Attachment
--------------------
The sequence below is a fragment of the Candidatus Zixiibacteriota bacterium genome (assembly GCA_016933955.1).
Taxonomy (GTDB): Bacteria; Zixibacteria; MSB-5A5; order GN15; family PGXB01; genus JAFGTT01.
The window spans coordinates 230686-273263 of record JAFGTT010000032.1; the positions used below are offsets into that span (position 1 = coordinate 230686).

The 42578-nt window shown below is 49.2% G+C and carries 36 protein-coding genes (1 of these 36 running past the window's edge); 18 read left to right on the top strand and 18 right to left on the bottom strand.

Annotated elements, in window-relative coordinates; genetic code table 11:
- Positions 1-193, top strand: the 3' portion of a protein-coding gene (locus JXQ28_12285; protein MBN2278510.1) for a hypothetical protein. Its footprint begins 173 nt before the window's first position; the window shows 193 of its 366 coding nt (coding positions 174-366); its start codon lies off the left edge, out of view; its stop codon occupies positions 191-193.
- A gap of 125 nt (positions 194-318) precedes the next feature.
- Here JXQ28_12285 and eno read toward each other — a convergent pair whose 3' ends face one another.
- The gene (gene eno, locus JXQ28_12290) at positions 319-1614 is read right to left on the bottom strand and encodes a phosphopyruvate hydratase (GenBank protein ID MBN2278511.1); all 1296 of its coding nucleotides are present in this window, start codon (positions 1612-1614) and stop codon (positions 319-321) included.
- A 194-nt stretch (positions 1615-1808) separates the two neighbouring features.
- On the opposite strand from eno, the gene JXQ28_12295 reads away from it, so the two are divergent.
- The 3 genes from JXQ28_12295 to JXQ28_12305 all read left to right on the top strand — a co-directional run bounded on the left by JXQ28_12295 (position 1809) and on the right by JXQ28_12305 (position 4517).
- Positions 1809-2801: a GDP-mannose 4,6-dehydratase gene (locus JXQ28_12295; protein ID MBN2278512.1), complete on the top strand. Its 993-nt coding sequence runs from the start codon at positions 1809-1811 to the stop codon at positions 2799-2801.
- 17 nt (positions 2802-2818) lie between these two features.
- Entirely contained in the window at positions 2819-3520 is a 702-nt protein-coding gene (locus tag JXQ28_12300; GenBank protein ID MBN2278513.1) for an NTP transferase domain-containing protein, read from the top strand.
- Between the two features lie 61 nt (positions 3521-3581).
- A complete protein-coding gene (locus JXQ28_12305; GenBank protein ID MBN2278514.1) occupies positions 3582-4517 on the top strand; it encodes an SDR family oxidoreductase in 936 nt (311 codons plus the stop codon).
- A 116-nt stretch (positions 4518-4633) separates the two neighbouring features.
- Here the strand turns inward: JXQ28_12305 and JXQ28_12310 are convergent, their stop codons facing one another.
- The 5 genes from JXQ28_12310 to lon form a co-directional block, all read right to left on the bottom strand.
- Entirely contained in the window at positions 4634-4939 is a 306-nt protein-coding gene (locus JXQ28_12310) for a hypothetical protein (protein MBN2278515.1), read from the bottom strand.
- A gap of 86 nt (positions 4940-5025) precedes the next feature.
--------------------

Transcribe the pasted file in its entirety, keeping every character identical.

The sequence below is a fragment of the Candidatus Zixiibacteriota bacterium genome (assembly GCA_016933955.1).
Taxonomy (GTDB): Bacteria; Zixibacteria; MSB-5A5; order GN15; family PGXB01; genus JAFGTT01.
The window spans coordinates 230686-273263 of record JAFGTT010000032.1; the positions used below are offsets into that span (position 1 = coordinate 230686).

The 42578-nt window shown below is 49.2% G+C and carries 36 protein-coding genes (1 of these 36 running past the window's edge); 18 read left to right on the top strand and 18 right to left on the bottom strand.

Annotated elements, in window-relative coordinates; genetic code table 11:
- Positions 1-193, top strand: the 3' portion of a protein-coding gene (locus JXQ28_12285; protein MBN2278510.1) for a hypothetical protein. Its footprint begins 173 nt before the window's first position; the window shows 193 of its 366 coding nt (coding positions 174-366); its start codon lies off the left edge, out of view; its stop codon occupies positions 191-193.
- A gap of 125 nt (positions 194-318) precedes the next feature.
- Here JXQ28_12285 and eno read toward each other — a convergent pair whose 3' ends face one another.
- The gene (gene eno, locus JXQ28_12290) at positions 319-1614 is read right to left on the bottom strand and encodes a phosphopyruvate hydratase (GenBank protein ID MBN2278511.1); all 1296 of its coding nucleotides are present in this window, start codon (positions 1612-1614) and stop codon (positions 319-321) included.
- A 194-nt stretch (positions 1615-1808) separates the two neighbouring features.
- On the opposite strand from eno, the gene JXQ28_12295 reads away from it, so the two are divergent.
- The 3 genes from JXQ28_12295 to JXQ28_12305 all read left to right on the top strand — a co-directional run bounded on the left by JXQ28_12295 (position 1809) and on the right by JXQ28_12305 (position 4517).
- Positions 1809-2801: a GDP-mannose 4,6-dehydratase gene (locus JXQ28_12295; protein ID MBN2278512.1), complete on the top strand. Its 993-nt coding sequence runs from the start codon at positions 1809-1811 to the stop codon at positions 2799-2801.
- 17 nt (positions 2802-2818) lie between these two features.
- Entirely contained in the window at positions 2819-3520 is a 702-nt protein-coding gene (locus tag JXQ28_12300; GenBank protein ID MBN2278513.1) for an NTP transferase domain-containing protein, read from the top strand.
- Between the two features lie 61 nt (positions 3521-3581).
- A complete protein-coding gene (locus JXQ28_12305; GenBank protein ID MBN2278514.1) occupies positions 3582-4517 on the top strand; it encodes an SDR family oxidoreductase in 936 nt (311 codons plus the stop codon).
- A 116-nt stretch (positions 4518-4633) separates the two neighbouring features.
- Here the strand turns inward: JXQ28_12305 and JXQ28_12310 are convergent, their stop codons facing one another.
- The 5 genes from JXQ28_12310 to lon form a co-directional block, all read right to left on the bottom strand.
- Entirely contained in the window at positions 4634-4939 is a 306-nt protein-coding gene (locus JXQ28_12310) for a hypothetical protein (protein MBN2278515.1), read from the bottom strand.
- A gap of 86 nt (positions 4940-5025) precedes the next feature.